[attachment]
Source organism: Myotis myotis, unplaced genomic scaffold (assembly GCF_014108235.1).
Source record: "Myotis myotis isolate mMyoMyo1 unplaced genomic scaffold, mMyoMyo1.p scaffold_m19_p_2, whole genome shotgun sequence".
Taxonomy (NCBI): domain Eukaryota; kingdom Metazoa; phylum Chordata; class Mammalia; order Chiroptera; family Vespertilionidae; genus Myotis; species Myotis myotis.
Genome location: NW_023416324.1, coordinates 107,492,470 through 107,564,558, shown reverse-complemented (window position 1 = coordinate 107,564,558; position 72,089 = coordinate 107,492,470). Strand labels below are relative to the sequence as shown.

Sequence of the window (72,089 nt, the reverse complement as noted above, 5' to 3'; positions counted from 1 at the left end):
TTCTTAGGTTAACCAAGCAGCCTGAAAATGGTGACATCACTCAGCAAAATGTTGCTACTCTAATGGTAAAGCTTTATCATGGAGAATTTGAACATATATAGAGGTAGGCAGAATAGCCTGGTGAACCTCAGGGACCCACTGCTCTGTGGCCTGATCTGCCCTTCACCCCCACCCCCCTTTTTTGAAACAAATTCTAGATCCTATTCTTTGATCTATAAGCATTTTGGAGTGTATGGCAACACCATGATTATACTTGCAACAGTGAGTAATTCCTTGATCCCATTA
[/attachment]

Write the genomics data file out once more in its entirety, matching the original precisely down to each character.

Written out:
Source organism: Myotis myotis, unplaced genomic scaffold (assembly GCF_014108235.1).
Source record: "Myotis myotis isolate mMyoMyo1 unplaced genomic scaffold, mMyoMyo1.p scaffold_m19_p_2, whole genome shotgun sequence".
Taxonomy (NCBI): domain Eukaryota; kingdom Metazoa; phylum Chordata; class Mammalia; order Chiroptera; family Vespertilionidae; genus Myotis; species Myotis myotis.
Genome location: NW_023416324.1, coordinates 107,492,470 through 107,564,558, shown reverse-complemented (window position 1 = coordinate 107,564,558; position 72,089 = coordinate 107,492,470). Strand labels below are relative to the sequence as shown.

Sequence of the window (72,089 nt, the reverse complement as noted above, 5' to 3'; positions counted from 1 at the left end):
TTCTTAGGTTAACCAAGCAGCCTGAAAATGGTGACATCACTCAGCAAAATGTTGCTACTCTAATGGTAAAGCTTTATCATGGAGAATTTGAACATATATAGAGGTAGGCAGAATAGCCTGGTGAACCTCAGGGACCCACTGCTCTGTGGCCTGATCTGCCCTTCACCCCCACCCCCCTTTTTTGAAACAAATTCTAGATCCTATTCTTTGATCTATAAGCATTTTGGAGTGTATGGCAACACCATGATTATACTTGCAACAGTGAGTAATTCCTTGATCCCATTA